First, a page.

I have admired Williams since I first encountered his writings in seminary in the late 1980s when he was the Lady Margaret Professor of Divinity at Oxford University. The depth and breadth of his scholarship has always been staggeringly impressive. Whether writing on the Resurrection or Arianism or 9/11 or Dostoevsky, Williams — whose work is rooted in his vocation as priest — is an erudite, eloquent, humble, hopeful, generous communicator of the Christian gospel.
That he became the head of the worldwide Anglican communion in this age of soundbytes and short attention spans is lamentable — for him, perhaps, but especially for the rest of us. His careful, thoughtful way with words, the patience with which he engages his many and varied interlocutors, the long view he takes of the Church’s work in the world — none of this has endeared him to a skeptical, secular Britain nor to an Anglican Church ever on the edge of schism.
But Williams presses on with characteristic humility to illumine the issues that confront global Christianity. And with quiet authority he takes on matters of the human heart, human sexuality, and human community: fidelity in relationships, the risks of manipulation that attend all our relationships, and the grace necessary to sustain relationships like marriage for the long haul.
His writing is often at once mystical and deeply pragmatic, simultaneously acknowledging the mystery at the center of human sexuality and the mundane attentiveness required to persevere — and flourish — with another. In a sermon entitled “Is There a Christian Sexual Ethic?” Williams writes:
"The grace that is to be discovered in nakedness, in yielding, is released to be itself when we give up the self-protecting strategies of non-commitment, experiment, and gratification, and decide instead for the danger of promising to be there for another without a saving clause that would license us to abandon the enterprise as soon as the other declines to be possessed unilaterally by us, as soon as the other’s otherness gives us difficulty. In such a perspective, we have time for each other. A commitment without limits being set in advance says that we have (potentially) a lifetime to “create” each other together. By giving ourselves over to each other, we make something of each other."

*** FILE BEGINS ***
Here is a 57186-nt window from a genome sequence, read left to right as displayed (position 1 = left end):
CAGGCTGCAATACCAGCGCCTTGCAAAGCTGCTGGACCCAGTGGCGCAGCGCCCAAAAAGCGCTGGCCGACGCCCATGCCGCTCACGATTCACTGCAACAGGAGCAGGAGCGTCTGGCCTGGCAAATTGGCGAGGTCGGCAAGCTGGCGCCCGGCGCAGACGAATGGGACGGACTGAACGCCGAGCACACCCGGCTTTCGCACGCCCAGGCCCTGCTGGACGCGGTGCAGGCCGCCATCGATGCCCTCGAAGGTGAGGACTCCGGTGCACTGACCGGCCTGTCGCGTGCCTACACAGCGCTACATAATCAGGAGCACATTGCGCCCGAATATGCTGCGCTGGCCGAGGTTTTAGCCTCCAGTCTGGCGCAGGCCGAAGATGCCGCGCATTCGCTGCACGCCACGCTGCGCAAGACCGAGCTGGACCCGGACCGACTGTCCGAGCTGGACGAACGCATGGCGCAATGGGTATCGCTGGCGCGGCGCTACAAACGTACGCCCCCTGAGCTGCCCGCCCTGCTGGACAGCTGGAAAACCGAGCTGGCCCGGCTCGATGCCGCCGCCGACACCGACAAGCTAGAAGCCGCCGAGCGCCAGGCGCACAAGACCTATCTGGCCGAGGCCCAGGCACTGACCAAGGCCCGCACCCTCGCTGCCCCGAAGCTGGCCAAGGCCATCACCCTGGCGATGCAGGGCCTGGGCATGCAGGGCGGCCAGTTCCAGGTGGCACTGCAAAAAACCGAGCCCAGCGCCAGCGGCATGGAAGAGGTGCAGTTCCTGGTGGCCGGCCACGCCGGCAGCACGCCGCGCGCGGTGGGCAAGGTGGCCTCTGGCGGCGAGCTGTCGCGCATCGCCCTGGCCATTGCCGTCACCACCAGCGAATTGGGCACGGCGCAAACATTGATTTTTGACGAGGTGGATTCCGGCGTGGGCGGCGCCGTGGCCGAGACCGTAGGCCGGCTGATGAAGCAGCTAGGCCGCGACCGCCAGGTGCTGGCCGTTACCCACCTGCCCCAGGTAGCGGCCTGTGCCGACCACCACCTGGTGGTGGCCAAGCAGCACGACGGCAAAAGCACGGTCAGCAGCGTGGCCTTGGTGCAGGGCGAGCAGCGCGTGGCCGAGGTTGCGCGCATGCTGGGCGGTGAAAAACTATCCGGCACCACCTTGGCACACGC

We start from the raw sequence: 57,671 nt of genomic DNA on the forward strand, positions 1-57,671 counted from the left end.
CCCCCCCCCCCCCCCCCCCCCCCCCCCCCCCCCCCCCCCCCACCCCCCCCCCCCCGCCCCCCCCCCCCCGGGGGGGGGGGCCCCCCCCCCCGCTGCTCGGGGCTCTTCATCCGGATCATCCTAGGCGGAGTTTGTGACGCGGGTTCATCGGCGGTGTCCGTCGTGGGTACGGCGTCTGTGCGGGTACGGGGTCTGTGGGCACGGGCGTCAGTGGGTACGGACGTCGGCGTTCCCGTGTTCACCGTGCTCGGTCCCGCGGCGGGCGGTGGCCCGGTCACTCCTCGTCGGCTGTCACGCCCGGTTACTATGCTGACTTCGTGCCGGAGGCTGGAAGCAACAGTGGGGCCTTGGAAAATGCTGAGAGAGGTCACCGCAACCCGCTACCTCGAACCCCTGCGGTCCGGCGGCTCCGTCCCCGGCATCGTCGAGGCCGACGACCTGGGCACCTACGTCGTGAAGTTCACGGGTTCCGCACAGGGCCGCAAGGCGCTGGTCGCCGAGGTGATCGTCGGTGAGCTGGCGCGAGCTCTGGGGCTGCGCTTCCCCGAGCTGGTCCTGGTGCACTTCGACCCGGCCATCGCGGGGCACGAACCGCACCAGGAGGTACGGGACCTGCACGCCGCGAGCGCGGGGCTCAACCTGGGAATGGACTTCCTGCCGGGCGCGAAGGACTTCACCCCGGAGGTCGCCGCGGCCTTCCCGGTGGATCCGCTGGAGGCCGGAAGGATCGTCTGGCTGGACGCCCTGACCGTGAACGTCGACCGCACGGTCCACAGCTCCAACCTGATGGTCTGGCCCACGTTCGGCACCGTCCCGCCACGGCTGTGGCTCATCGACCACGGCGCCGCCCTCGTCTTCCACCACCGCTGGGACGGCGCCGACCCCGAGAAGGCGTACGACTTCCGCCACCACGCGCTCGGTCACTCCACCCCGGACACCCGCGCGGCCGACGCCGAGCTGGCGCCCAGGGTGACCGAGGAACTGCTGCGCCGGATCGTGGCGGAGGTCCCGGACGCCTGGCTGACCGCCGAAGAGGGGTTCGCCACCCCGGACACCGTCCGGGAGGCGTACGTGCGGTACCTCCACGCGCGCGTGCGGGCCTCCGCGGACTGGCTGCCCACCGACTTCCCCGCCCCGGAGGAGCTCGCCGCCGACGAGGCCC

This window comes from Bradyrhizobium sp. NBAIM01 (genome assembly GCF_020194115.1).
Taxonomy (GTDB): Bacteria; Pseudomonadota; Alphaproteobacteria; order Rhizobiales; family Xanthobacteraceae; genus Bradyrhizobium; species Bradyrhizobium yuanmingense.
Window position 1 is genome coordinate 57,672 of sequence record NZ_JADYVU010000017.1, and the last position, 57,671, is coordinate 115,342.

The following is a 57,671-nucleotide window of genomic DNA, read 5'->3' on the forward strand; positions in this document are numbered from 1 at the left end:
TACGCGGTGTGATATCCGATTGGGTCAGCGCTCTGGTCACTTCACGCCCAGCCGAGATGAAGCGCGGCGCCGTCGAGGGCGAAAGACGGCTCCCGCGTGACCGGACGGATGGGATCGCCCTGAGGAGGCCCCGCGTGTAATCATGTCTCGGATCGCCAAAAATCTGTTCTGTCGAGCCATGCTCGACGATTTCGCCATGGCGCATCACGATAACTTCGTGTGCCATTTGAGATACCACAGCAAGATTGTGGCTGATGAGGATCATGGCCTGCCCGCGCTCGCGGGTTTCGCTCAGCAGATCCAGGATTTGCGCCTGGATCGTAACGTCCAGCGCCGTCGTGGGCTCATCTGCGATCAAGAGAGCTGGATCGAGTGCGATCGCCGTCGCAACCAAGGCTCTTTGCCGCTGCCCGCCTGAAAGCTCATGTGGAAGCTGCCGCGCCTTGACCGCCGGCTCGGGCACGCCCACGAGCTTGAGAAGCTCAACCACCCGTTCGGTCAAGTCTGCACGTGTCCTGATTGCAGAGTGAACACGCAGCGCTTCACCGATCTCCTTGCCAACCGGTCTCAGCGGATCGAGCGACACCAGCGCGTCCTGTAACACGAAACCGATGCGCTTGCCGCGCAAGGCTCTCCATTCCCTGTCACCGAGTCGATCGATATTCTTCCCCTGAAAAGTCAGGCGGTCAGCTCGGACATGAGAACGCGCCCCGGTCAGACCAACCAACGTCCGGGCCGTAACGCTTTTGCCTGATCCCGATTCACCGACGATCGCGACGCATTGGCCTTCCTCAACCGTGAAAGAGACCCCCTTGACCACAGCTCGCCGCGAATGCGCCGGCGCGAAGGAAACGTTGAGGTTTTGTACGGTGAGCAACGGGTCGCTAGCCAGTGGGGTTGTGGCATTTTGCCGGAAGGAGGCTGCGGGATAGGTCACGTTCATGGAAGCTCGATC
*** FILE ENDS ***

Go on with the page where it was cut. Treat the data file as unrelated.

In a video prepared by Lambeth Palace in anticipation of the royal wedding, Williams talks about the “mystery” and “delight” at the heart of marriage, and that ”to be a witness [to a wedding] is to be more than a spectator.”
For cynics, this might seem like a slick media strategy designed to bring more attention to an event already wildly overhyped. But Williams locates this event (and every wedding) theologically as a “moment of hope and affirmation about people’s present and future” and he counts it a privilege to “wish [William and Kate] the courage and clarity to live out this big commitment.”
So, yes, there will be plenty of commercial excesses in today’s televised nuptials — lots of gossip about guests and gowns, lots of sarcasm and cynicism about the futures of the future king and queen. But maybe there will also be room for a moment of quiet gratitude for the gift of witnessing, with a few other billion people, the “commitments that are possible,” as Williams says, when two people take each other for better for worse, for richer for poorer, in sickness and in health, to love and to cherish, until they are parted by death.